The three main devices (symbols) in the Lynch blazon are the trefoil, chevron and lynx. The two main tinctures (colors) are azure and or.
Azure is the heraldic colour blue, usually quite a deep, dark shade of the colour (there is a lighter blue that sometimes occurs, known as celestial azure). If colour printing is not available then it can be represented by closely spaced horizontal lines in a scheme known as “hatching” 1Boutell’s Heraldry, J.P. Brooke-Little, Warne, (revised Edition) London 1970, P 26. The word is thought to originate from the Arabic lazura and it represents the colour of the eastern sky. It is also said to be the colour associated by the Catholic Church with the Virgin Mary and hence of particular significance 2The Symbolisms of Heraldry, W. Cecil Wade, George Redway, London, 1898 P150.
The bright yellow colour frequently found in coats of arms is known to heralds as Or, or sometimes simply as Gold.3Boutell’s Heraldry, J.P. Brooke-Little, Warne, (revised Edition) London 1970, P 27. Along with, argent, or silver it forms the two “metals” of heraldry – one of the guidelines of heraldic design is that silver objects should not be placed upon gold fields and vice versa 4A Complete Guide to Heraldry, A.C. Fox-Davies, Bonanza (re-print of 1909 Edition), New York, 1978, P85. The yellow colour is often associated with the Sun, and the zodiacal sign of Leo.5Understanding Signs & Symbols – Heraldry, S. Oliver & G. Croton, Quantum, London, 2013, P53.
Natural objects abound in heraldry, and one category that gives especial delight are the many flowers and flowering plants that frequently occur 6A Complete Guide to Heraldry, A.C. Fox-Davies, Bonanza (re-print of 1909 Edition), New York, 1978, P262. The trefoil may originally been a representation of a specific plant (perhaps shamrock) but it has been used as a symbol almost since the beginning of heraldry and over time has adopted a stylised aspect. 7A Glossary of Terms used in British Heraldry, J.H. Parker, Oxford, 1894, Entry:Trefoil. Guillim believes that it signifies “perpetuity…the just man shall never wither”. 8A Display of Heraldry, J. Guillim, Blome, London, 1679, P109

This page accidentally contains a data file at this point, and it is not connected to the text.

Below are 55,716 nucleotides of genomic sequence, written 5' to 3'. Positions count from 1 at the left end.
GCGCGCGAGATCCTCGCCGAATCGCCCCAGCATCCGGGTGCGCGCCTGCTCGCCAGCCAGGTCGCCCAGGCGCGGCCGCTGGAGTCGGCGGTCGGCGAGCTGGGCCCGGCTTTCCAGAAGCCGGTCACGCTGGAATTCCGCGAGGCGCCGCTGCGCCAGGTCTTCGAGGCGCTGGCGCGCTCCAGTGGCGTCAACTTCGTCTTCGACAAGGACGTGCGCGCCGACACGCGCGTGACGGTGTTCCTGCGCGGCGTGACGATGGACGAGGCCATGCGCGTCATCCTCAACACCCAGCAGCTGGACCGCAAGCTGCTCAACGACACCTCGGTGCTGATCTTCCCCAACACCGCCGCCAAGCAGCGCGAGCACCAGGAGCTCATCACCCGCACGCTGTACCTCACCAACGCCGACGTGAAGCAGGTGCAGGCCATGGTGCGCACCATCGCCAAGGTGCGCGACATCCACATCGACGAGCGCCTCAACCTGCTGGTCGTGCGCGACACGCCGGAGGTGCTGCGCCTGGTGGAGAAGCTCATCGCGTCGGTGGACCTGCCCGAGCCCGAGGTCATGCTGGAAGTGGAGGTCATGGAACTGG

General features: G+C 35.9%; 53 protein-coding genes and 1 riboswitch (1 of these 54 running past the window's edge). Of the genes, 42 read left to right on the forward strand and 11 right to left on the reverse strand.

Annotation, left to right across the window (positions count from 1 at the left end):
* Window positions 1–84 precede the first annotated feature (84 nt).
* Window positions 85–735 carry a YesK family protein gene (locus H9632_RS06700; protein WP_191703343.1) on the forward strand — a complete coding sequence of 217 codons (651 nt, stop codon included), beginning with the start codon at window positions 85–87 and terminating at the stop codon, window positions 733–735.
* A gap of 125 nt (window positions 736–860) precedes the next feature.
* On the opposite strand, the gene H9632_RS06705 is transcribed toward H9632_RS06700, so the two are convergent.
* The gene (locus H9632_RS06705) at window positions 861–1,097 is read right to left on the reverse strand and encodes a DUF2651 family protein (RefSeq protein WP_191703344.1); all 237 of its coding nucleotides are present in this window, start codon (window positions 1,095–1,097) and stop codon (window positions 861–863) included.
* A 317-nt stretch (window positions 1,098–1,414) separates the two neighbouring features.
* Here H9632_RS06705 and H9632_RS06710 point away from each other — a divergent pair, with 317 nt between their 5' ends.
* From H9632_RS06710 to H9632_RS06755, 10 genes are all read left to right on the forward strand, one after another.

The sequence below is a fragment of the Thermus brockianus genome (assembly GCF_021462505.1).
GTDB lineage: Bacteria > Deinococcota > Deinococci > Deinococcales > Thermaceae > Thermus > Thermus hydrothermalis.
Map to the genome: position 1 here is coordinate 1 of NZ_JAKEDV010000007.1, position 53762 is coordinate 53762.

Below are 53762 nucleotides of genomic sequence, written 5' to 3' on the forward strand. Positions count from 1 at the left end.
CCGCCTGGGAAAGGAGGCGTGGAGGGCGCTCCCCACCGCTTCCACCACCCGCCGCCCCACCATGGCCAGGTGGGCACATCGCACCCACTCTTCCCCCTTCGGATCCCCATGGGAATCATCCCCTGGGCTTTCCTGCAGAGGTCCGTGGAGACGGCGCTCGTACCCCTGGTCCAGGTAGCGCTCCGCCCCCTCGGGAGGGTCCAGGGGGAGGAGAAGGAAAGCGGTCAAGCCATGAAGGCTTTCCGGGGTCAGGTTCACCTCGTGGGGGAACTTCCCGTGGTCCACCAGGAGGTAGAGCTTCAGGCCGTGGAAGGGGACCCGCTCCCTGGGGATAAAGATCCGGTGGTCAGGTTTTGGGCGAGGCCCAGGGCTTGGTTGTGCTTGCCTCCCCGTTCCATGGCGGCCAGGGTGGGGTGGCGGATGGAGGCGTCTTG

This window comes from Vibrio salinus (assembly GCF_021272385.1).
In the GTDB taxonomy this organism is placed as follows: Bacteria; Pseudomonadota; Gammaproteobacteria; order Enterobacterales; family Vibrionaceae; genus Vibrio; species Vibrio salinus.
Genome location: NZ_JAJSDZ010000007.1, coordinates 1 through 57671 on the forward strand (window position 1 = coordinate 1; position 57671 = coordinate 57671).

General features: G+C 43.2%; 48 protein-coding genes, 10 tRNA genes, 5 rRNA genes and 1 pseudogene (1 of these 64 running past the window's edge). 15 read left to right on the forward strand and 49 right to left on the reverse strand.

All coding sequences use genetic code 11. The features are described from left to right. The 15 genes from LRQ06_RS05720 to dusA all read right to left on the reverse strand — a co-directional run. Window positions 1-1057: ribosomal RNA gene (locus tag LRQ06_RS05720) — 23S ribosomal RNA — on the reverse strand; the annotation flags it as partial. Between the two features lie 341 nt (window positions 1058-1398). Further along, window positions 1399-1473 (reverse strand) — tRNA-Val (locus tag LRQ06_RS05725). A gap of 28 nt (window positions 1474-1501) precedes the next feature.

The chevron is one the major shapes used upon a shield, known as ordinaries. The inverted ‘V’ of the chevron is perhaps thought to have originated to represent a military scarf folded on the shield 9A Display of Heraldry, J. Guillim, Blome, London, 1679, (various), or additional cross-pieces used to strengthen the shield and painted a different colour.10The Pursuivant of Arms, J. R. Planche, Hardwicke, London 1859. It has also acquired the meaning of “Protection… granted… to one who has achieved some notable enterprise” 11The Symbolisms of Heraldry, W. Cecil Wade, George Redway, London, 1898 P45, possibly becuase of its resemblance to the roof truss of a house.
In the mediaeval period there was no real percieved difference between real and mythical animals, after all, much of the world remained unknown and who was to say what strange and magical creatures existed in distant lands? Nevertheless, real animals 12A Complete Guide to Heraldry, A.C. Fox-Davies, Bonanza (re-print of 1909 Edition), New York, 1978, P191 are perhaps one of the most common sights on coats of arms, especially animals of European origin. The panther Is a typical example of these, although has the distinction of often being depicted with flames coming from its mouth and ears! 13A Glossary of Terms used in British Heraldry, J.H. Parker, Oxford, 1894, Entry:PantherLynx is simply another name for the same creature (at least in Heraldry!)